YESTERDAYmorning 32-year old PC Fiona Bone and 23-year old PC Nicola Hughes went to work as usual but they did not come home.
They never will because, while attending a routine call, they were murdered in cold blood. Later 29-year old Dale Cregan, a man wanted in connection with two other murders, handed himself in. This case is particularly shocking, not only because these two brave young women had the rest of their lives in front of them, but because they appear to have been lured into a trap. This appalling incident is a grim reminder of how the police put their own lives on the line in order to keep the rest of us safe. We all owe them a huge debt of gratitude. Following the reputational damage to the police following the Hillsborough Report, this incident provides some perspective.
Inevitably it raises questions about whether such tragedies can be avoided and whether more police, or even all police, should be armed routinely. Cregan had been at the top of the police wanted list for 40 days. If, as seems likely, it was he who made the call alleging a burglary, there will be questions about whether the voices and voice patterns of high-profile suspects form part of surveillance and whether this could have been picked up. Another issue is why the address in Abbey Gardens in Greater Manchester was not on the police intelligence system and whether anyone was sheltering him.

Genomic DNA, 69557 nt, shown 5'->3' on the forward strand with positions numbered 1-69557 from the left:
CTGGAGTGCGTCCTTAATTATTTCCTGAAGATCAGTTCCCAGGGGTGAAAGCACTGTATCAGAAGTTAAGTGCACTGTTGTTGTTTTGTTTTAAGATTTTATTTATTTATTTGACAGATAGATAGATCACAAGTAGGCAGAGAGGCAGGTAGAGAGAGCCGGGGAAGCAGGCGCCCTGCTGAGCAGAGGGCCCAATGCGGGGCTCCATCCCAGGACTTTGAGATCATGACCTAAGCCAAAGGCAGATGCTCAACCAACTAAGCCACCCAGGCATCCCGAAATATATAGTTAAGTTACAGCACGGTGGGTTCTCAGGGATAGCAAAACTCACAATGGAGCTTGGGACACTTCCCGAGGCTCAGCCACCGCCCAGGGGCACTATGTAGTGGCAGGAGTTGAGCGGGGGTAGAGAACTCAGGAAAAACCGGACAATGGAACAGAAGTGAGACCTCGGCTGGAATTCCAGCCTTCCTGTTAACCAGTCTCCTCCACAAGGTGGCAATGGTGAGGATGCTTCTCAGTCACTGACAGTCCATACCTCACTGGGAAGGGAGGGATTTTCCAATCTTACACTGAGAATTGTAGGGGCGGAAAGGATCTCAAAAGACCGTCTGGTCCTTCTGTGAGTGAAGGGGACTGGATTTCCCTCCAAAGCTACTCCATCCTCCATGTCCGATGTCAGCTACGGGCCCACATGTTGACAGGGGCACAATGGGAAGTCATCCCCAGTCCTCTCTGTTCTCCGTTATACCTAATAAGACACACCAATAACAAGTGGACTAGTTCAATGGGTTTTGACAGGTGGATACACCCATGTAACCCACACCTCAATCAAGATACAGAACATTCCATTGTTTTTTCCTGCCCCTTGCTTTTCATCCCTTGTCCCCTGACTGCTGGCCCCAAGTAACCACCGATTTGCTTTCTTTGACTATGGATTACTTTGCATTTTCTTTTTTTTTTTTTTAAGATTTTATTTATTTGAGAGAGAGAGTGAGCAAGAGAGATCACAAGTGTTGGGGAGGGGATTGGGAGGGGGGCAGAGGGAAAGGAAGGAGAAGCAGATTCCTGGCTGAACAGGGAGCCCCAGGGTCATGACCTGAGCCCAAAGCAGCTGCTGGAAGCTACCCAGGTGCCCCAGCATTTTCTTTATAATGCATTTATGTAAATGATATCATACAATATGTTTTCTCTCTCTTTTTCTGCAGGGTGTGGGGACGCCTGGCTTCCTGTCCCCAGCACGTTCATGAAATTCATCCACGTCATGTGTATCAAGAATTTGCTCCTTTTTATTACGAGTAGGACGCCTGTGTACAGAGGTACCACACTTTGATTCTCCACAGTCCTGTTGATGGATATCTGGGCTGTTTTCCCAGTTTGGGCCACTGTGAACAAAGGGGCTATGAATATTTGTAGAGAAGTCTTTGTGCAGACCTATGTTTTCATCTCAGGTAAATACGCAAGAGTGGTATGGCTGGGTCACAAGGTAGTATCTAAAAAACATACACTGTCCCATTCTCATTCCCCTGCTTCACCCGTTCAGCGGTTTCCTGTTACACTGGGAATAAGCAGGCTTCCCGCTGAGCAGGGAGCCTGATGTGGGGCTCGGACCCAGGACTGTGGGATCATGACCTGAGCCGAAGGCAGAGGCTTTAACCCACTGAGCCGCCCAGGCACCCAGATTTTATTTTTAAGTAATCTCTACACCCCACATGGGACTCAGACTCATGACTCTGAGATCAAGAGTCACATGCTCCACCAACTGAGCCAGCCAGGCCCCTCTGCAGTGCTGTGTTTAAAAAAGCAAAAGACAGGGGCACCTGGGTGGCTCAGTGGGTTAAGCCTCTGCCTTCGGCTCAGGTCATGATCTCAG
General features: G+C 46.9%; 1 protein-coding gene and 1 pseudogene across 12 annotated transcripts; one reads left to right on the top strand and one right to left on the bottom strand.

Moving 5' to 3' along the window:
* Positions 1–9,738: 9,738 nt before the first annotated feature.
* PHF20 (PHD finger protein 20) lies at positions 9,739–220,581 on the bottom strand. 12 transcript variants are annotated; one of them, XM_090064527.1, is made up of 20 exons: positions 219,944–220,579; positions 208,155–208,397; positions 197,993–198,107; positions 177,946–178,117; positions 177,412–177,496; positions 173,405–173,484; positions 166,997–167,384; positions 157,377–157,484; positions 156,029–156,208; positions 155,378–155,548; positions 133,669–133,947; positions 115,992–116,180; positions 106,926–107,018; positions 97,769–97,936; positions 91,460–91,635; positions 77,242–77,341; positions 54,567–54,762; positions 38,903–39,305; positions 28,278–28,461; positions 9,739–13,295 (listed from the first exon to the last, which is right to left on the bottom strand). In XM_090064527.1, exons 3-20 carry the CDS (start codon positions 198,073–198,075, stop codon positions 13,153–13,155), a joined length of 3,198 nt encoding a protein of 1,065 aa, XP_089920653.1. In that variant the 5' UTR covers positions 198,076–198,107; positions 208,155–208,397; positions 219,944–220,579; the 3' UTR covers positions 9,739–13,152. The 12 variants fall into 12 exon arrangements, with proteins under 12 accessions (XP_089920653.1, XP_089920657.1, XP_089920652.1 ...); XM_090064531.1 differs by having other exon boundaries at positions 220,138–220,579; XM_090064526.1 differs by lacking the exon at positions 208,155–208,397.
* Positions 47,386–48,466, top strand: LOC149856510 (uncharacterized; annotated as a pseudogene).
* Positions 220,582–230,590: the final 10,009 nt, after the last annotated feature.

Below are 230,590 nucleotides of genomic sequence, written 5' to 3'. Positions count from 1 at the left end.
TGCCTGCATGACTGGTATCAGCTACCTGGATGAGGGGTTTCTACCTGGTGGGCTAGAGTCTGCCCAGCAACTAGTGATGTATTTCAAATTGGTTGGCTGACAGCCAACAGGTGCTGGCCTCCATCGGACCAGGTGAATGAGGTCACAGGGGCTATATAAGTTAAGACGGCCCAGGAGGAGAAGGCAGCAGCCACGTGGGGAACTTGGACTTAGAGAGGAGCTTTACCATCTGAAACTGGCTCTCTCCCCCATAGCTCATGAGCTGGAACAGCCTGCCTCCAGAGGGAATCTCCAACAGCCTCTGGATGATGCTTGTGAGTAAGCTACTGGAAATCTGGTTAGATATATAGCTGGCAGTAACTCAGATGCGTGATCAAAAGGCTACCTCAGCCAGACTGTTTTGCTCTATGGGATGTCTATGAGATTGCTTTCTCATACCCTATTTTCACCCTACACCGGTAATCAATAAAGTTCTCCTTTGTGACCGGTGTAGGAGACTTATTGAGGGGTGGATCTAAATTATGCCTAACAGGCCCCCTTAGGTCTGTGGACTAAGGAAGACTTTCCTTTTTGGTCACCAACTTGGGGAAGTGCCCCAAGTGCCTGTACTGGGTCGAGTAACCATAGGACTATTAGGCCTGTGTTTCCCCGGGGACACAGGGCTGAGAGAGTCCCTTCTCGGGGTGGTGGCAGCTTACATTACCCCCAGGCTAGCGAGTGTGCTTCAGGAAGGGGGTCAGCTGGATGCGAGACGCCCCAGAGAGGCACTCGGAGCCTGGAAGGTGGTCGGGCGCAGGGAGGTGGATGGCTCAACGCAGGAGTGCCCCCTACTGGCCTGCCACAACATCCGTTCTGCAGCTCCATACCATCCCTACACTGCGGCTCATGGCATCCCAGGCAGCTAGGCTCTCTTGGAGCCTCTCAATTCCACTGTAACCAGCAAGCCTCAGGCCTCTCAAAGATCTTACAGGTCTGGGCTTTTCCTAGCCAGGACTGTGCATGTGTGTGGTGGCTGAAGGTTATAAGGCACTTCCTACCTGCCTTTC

Could these two women have been better protected? Even on apparently routine calls such as this ones, police often wear stab vests. However, they cannot offer protection from bullets fired at close range and it is impractical for police officers to be armoured from head to toe while conducting routine calls.
As for arming the police, it is important to recognise that police murders are, mercifully, rare in the UK. The last occasion when two officers died in a single incident was in 1969 following a bank raid in Linwood. Howard Wilson, himself a former police officer, spent 33 years in a Scottish jail after pleading guilty to both murders. A third officer was seriously injured.
Calls by pressure groups such as Protect the Protectors should be treated with caution. It would be inappropriate, impractical and undesirable to send an armed response unit to every call. Arming all officers risks making violence worse. In the US officers have been shot by their own weapons and innocent bystanders killed or injured. In a country where, right back to the days of Robert Peel, the principle of policing by consent has been the cornerstone of government policy, any change to current practice requires careful consideration. Now is not the time for that. Rather, today we should reflect on one of the darkest days in the history of British policing and mourn the loss of two fine young officers.
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